14 December 2018
We carried out this inspection under Section 60 of the Health and Social Care Act 2008 as part of our regulatory functions. This inspection was planned to check whether the provider is meeting the legal requirements and regulations associated with the Health and Social Care Act 2008, to look at the overall quality of the service, and to provide a rating for the service under the Care Act 2014.
This inspection took place on 21 November 2018 at the office. We spoke to people, relatives and staff by phone on 22, 23 and 24 November 2018. The provider was given 48 hours' notice because the location provides a domiciliary care service; we needed to be sure that someone would be in.
The inspection team consisted of two adult social care inspectors and an expert-by-experience. An expert by- experience is a person who has personal experience of using or caring for someone who uses this type of care service. The expert-by-experience had knowledge of older people's services including dementia.
We reviewed information we held about the service, such as notifications, information from the local authority and from Healthwatch. Healthwatch is an independent consumer champion which gathers information about people's experiences of using health and social care in England.
The registered provider had completed a Provider Information Return (PIR). This is a form that asks the provider to give some key information about the service, what the service does well and improvements they plan to make.
During the inspection we spoke with the registered manager and the provider. We looked at a variety of documentation including; care documentation for six people, six staff files, meeting minutes, policies and procedures, medicine administration records and quality monitoring records. We also spoke with 9 people, five relatives and 19 members of care staff, over the phone.
14 December 2018
This inspection took place on 21, 22, 23 and 24 November 2018. We visited the office on the 21 November and between 22 to 24 we made calls to people, relatives and staff. At the last inspection in July and August 2017 there was two breaches, we had concerns around inaccurate care records and the lack of information relating to the mental capacity act, and analysis on incidents to look for patterns and trends of the service. At this inspection we found the provider had improved in all areas and were no longer in breach.
Welcome Independent Living provides personal care for older people and people living with dementia. At the time of our inspection Welcome Independent Living provided personal care for 73 people.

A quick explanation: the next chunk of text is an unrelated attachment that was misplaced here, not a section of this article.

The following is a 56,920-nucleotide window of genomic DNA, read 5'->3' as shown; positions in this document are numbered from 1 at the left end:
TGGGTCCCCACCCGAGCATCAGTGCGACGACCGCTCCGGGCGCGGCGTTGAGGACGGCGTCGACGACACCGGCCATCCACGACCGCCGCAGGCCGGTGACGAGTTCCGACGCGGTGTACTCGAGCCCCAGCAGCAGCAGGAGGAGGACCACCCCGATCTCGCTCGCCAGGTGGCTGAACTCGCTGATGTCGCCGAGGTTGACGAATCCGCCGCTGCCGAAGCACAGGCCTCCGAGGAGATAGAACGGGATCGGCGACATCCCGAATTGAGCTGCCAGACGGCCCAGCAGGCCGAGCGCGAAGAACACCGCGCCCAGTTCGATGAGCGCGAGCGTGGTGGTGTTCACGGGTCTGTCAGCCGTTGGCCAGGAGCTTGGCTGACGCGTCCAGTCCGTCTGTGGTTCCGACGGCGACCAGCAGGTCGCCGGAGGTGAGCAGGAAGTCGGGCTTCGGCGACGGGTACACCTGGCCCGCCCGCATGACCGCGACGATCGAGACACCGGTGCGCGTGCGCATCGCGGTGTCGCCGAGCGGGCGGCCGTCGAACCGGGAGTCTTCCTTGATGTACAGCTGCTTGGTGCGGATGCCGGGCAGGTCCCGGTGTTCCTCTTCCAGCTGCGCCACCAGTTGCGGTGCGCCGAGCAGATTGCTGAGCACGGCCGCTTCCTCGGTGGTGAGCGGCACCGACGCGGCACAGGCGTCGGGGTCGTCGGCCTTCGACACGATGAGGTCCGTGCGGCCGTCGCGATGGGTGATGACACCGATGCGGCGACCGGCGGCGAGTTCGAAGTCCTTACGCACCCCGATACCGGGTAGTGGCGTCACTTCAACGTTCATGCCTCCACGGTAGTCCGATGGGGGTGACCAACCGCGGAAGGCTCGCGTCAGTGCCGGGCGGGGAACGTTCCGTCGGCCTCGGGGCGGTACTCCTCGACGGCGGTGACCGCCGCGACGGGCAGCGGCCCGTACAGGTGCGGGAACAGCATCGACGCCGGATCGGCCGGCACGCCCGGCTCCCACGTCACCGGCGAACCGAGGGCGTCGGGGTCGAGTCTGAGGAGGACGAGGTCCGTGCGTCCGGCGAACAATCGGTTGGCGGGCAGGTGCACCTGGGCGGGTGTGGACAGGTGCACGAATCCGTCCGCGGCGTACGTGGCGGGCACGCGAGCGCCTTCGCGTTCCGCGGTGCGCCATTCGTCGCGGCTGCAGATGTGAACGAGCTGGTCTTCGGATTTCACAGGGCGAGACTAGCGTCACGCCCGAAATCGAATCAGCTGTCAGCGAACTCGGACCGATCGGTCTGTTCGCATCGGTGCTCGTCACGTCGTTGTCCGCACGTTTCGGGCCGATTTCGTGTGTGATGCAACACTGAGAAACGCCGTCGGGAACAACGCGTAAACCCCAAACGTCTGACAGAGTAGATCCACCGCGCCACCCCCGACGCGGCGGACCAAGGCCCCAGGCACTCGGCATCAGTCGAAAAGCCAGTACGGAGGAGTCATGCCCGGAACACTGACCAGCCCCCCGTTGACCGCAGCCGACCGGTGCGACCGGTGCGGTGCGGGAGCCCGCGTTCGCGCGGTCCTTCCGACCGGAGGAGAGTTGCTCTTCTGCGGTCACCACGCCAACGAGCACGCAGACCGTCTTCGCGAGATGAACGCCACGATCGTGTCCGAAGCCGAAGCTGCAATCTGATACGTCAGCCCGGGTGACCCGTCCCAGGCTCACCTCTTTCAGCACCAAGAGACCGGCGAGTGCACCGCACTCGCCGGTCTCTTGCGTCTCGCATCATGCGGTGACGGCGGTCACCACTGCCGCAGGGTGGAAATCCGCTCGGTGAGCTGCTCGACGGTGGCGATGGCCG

There was a registered manager in post. A registered manager is a person who has registered with the Care Quality Commission to manage the service. Like registered providers, they are 'registered persons'. Registered persons have legal responsibility for meeting the requirements in the Health and Social Care Act 2008 and associated Regulations about how the service is run.
People were asked for consent before care was provided to them. Where people lacked capacity to make certain decisions for themselves, their care records contained evidence that decisions had been made in their best interests. People were supported to have maximum choice and control over their lives and staff supported them in the least restrictive way possible. The policies and systems in the service supported this practice.
The service worked closely with community health professionals to support people with their health needs. People’s care records evidenced they received medical attention when they needed it, to promote their health.
People told us they felt safe. There were mixed views from people and their relatives around if there was enough staff available to meet there needs and if they arrived on time and stayed for the duration of the visit. We spoke to the registered manager about this who told us they had employed more staff and used a tool to show how long staff stayed at each visit. This was evident in the documentation we saw.
Staff understood what it meant to protect people from abuse. They told us they were confident the management team would take any concerns they raised seriously. The registered manager made appropriate referrals to the local safeguarding authority when this was necessary.
Medicines were recorded appropriately and procedures were in place to ensure people received their medicines as prescribed. However, we spoke to the registered manager about the reporting on the medication administration records (MAR) chart and how to ensure this was robust. This was implemented on the first day of inspection.
Procedures for recruiting new staff had recently been improved to help make sure the staff employed at the service were of suitable character.
Staff received a range of training which was effective. Staff told us they were happy with the training they received and felt it supported them to do their roles.
People told us the staff were kind and caring. We saw staff had spot checks and this showed evidence staff were compassionate and caring to people.
Staff were overall supervised by the management team; an appraisal had been completed for some staff, others were booked in for December to ensure all staff had received one this year.
People, their relatives and the staff all spoke kindly of the registered manager. Staff told us they could always approach the registered manager if they needed support or if they had any concerns. The registered manager, the deputy managers and the provider completed regular audits of the service to make sure action was taken and lessons learned when things went wrong. This meant systems were in place to support the continuous improvement of the service.
Further information is in the detailed findings below.